The Lawyer Asia Pacific 150 is the only research report to provide a ranking of the top 100 independent local firms and top 50 global firms in the region. The report offers critical review of some of the fastest growing firms and their strategies, a country-by-country guide to leading legal advisers and legal services market trends, plus exclusive insight into the current business development opportunities in the Asia Pacific. Read more
This year, The Lawyer’s annual ranking of the largest UK law firms by turnover is available as an interactive, digital benchmarking tool. For the first time this will allow you to manipulate each data set against the metrics of your choice.
AIFMD confusion makes mediation the most efficient solution to multi-jurisdictional funds disputes
For several years the Alternative Investment Fund Managers Directive (AIFMD) from the EU hung over European fund management, creating uncertainty and an environment where even the finest legal minds can find it hard to understand what the law is (or might be) in crucial areas. On 22 July the directive came into force, intended to bring clarity and regulation to the market. However, its introduction seems to have made matters murkier.
In international multi-jurisdictional deals and transactions it is vital to bring as much certainty to bear as possible, outlining which legal codes will govern contracts, whether and where disputes will be litigated, a defined trigger point for disputes and a pathway for escalation. Including provisions for mediation at an early stage can avoid the often complicated legal questions altogether.
Mix these uncertainties with economic pressure on fund performance; once in a lifetime events like Lehman; local challenges in emerging markets; and the migration of funds as investors opt for friendly jurisdictions, and you begin to see how, if a dispute arose, it could be hard to find a clear legal path notwithstanding multi-jurisdictional provisions in a contract.
In these conditions it is not surprising that alternative dispute resolution and particularly mediation is increasingly being used to achieve outcomes that make commercial sense. In fact, mediation is well-suited to complex cross-border disputes because it is not dependent on jurisdictional case law or legal codes. It draws deeply on relationships, transparency and trust; and in mediations building (or rebuilding) working relationships are key to the success of a private equity venture.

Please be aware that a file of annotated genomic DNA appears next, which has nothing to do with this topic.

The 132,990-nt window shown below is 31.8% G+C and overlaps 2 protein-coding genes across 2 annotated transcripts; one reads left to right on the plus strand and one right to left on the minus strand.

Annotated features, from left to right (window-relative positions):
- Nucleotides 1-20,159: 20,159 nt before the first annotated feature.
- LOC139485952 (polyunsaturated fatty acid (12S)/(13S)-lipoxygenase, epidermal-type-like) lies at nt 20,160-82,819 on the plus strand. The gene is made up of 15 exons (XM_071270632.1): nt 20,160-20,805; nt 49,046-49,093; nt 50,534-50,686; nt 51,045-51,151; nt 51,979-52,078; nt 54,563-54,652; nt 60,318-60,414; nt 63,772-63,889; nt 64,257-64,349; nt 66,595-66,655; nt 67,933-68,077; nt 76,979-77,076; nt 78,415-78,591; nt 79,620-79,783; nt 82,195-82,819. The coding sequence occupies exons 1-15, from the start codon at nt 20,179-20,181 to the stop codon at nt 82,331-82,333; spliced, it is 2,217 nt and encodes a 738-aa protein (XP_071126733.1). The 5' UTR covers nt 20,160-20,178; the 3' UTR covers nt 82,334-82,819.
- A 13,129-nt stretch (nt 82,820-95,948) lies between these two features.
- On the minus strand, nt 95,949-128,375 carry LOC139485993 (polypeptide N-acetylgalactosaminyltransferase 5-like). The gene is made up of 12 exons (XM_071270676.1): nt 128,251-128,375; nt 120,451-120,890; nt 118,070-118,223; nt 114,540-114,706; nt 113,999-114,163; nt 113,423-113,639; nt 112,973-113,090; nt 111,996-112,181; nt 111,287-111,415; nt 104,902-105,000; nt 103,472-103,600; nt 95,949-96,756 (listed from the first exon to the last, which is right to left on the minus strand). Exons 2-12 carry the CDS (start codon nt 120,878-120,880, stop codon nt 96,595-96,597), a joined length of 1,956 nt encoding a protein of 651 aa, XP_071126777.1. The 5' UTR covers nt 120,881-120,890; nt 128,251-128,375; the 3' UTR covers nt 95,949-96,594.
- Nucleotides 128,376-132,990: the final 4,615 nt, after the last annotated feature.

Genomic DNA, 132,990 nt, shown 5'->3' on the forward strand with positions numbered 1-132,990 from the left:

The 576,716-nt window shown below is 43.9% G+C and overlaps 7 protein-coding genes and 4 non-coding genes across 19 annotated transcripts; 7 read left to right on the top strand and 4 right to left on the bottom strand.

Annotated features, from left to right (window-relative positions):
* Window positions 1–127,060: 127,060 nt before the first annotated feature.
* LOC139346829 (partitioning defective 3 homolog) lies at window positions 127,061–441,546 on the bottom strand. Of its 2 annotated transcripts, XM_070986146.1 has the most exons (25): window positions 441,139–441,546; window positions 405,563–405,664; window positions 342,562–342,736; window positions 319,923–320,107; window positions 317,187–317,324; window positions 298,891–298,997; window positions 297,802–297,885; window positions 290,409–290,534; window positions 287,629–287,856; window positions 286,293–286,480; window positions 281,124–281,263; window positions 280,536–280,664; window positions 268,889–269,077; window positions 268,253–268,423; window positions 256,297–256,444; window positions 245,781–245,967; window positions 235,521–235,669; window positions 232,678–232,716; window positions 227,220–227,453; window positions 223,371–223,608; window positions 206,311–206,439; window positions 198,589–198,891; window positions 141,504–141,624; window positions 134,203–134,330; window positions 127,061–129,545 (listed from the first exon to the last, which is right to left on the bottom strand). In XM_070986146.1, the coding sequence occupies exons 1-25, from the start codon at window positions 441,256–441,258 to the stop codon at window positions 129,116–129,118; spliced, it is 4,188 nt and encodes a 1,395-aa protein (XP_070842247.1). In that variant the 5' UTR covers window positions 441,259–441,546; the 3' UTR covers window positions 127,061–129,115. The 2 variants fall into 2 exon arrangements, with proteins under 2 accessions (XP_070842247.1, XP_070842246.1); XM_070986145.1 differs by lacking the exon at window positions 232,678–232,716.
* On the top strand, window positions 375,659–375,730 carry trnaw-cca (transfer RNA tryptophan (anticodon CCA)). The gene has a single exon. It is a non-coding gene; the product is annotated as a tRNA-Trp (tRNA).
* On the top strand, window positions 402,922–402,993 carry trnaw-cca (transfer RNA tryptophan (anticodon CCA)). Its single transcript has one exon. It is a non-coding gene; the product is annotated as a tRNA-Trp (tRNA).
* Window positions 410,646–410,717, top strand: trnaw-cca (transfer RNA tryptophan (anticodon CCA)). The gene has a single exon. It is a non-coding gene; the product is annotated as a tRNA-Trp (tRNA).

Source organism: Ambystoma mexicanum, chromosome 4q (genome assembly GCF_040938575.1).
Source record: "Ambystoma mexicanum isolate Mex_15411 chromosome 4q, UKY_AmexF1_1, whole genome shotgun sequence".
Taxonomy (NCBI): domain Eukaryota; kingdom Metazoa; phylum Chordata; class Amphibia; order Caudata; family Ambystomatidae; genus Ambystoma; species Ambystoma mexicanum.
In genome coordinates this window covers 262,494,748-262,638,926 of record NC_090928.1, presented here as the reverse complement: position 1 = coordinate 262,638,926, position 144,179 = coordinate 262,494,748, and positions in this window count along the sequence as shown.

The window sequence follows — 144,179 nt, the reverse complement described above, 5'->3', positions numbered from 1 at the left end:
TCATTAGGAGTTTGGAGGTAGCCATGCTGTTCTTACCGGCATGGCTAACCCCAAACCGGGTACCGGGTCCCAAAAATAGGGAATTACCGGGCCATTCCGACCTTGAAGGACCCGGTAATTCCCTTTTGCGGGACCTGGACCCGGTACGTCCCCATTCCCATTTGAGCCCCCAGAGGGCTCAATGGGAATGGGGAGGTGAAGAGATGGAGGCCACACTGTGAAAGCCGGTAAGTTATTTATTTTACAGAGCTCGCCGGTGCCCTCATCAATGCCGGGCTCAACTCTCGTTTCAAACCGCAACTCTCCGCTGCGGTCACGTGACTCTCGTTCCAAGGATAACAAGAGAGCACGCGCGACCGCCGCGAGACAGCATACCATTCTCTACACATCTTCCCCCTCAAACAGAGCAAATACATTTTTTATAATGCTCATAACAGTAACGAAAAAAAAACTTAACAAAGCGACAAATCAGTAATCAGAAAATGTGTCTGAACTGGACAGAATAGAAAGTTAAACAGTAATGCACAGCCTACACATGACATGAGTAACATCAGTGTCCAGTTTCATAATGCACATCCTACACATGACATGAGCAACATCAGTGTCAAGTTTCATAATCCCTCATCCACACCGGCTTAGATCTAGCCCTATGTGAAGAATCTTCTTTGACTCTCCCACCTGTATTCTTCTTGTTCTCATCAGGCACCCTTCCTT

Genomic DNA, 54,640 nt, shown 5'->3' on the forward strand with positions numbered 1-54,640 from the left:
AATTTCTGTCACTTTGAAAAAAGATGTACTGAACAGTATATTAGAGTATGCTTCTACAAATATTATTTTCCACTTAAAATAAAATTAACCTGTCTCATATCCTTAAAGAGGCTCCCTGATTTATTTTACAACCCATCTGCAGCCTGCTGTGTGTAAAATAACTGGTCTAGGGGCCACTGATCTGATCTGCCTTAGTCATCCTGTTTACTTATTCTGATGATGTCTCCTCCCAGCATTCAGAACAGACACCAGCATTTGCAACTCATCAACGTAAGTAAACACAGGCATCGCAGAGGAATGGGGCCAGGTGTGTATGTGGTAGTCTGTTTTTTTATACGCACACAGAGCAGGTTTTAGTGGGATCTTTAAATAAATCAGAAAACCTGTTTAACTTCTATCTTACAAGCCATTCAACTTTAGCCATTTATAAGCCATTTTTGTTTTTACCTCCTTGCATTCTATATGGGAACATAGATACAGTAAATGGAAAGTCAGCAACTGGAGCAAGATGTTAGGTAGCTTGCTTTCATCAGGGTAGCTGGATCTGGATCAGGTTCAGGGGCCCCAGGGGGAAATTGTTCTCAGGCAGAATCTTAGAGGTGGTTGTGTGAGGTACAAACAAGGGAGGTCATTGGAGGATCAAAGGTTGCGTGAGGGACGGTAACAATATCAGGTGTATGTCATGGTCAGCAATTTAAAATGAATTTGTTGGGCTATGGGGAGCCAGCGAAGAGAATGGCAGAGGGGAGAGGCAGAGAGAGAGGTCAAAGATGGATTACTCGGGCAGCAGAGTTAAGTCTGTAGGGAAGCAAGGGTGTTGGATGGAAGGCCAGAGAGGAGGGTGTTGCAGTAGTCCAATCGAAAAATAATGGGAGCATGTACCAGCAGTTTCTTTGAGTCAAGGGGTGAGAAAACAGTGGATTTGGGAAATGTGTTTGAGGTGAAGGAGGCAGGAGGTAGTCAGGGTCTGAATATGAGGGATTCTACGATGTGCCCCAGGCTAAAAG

One of the most striking things about private equity is how integral trust is to a successful fund. Without a good trusting relationship between the general partner and investors even profitable funds can run into trouble. A hint of suspicion or mistrust can cause a fallout that can quickly spiral into a full-blown dispute, especially when the reputation of a fund is damaged.
In one case, a single whisper of insolvency culminated in a multimillion pound, multi-jurisdictional dispute that escalated to include allegations of fraud. Left in the courts where proceedings were initiated the dispute would have continued to run long after the fund’s proposed wind-up date. Mediation helped the investors and general partner re-establish trust, giving control back to those with the most interest in getting it right.
There is also a transparency trend among investors that lawyers looking to add value should pay heed to. Private equity and all venture capital is increasingly public, and the days of Wizard of Oz-style governance and fee structures are fading. Investors are not just peeping behind the curtain but making notes on the height of the wizard’s chair and questioning his methods.
In the search for simplicity, it makes little sense to obfuscate and complicate with competing legal systems when working with a neutral party can achieve beneficial outcomes for all.